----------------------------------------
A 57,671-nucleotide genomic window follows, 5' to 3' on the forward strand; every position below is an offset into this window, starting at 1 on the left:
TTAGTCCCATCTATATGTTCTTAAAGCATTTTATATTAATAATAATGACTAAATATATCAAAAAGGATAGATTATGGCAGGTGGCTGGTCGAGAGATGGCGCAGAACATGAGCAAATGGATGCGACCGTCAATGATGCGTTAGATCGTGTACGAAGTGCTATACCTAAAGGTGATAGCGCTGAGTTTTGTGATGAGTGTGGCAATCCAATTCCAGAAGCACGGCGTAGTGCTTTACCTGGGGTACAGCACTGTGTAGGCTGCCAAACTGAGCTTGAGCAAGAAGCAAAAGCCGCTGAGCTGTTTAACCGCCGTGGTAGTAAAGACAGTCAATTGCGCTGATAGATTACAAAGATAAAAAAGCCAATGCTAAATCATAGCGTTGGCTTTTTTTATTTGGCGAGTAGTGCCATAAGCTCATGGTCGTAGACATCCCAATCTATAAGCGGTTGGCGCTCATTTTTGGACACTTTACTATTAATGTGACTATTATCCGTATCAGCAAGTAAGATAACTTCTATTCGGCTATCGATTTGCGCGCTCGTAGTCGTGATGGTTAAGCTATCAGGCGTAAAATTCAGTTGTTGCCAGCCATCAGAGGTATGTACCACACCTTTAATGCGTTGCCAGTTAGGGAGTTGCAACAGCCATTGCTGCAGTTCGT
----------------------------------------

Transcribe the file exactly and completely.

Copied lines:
A 57,671-nucleotide genomic window follows, 5' to 3' on the forward strand; every position below is an offset into this window, starting at 1 on the left:
TTAGTCCCATCTATATGTTCTTAAAGCATTTTATATTAATAATAATGACTAAATATATCAAAAAGGATAGATTATGGCAGGTGGCTGGTCGAGAGATGGCGCAGAACATGAGCAAATGGATGCGACCGTCAATGATGCGTTAGATCGTGTACGAAGTGCTATACCTAAAGGTGATAGCGCTGAGTTTTGTGATGAGTGTGGCAATCCAATTCCAGAAGCACGGCGTAGTGCTTTACCTGGGGTACAGCACTGTGTAGGCTGCCAAACTGAGCTTGAGCAAGAAGCAAAAGCCGCTGAGCTGTTTAACCGCCGTGGTAGTAAAGACAGTCAATTGCGCTGATAGATTACAAAGATAAAAAAGCCAATGCTAAATCATAGCGTTGGCTTTTTTTATTTGGCGAGTAGTGCCATAAGCTCATGGTCGTAGACATCCCAATCTATAAGCGGTTGGCGCTCATTTTTGGACACTTTACTATTAATGTGACTATTATCCGTATCAGCAAGTAAGATAACTTCTATTCGGCTATCGATTTGCGCGCTCGTAGTCGTGATGGTTAAGCTATCAGGCGTAAAATTCAGTTGTTGCCAGCCATCAGAGGTATGTACCACACCTTTAATGCGTTGCCAGTTAGGGAGTTGCAACAGCCATTGCTGCAGTTCGT